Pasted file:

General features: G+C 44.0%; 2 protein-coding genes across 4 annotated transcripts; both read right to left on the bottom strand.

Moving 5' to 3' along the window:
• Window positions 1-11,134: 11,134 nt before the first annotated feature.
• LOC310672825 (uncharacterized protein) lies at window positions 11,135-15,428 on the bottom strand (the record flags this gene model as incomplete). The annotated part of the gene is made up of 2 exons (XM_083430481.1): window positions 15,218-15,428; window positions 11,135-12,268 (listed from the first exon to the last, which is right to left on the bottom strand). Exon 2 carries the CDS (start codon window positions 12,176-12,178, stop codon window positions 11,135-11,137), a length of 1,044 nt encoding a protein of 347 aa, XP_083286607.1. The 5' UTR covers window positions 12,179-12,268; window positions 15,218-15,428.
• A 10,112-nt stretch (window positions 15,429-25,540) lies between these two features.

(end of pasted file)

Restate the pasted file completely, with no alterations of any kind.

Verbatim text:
General features: G+C 44.0%; 2 protein-coding genes across 4 annotated transcripts; both read right to left on the bottom strand.

Moving 5' to 3' along the window:
• Window positions 1-11,134: 11,134 nt before the first annotated feature.
• LOC310672825 (uncharacterized protein) lies at window positions 11,135-15,428 on the bottom strand (the record flags this gene model as incomplete). The annotated part of the gene is made up of 2 exons (XM_083430481.1): window positions 15,218-15,428; window positions 11,135-12,268 (listed from the first exon to the last, which is right to left on the bottom strand). Exon 2 carries the CDS (start codon window positions 12,176-12,178, stop codon window positions 11,135-11,137), a length of 1,044 nt encoding a protein of 347 aa, XP_083286607.1. The 5' UTR covers window positions 12,179-12,268; window positions 15,218-15,428.
• A 10,112-nt stretch (window positions 15,429-25,540) lies between these two features.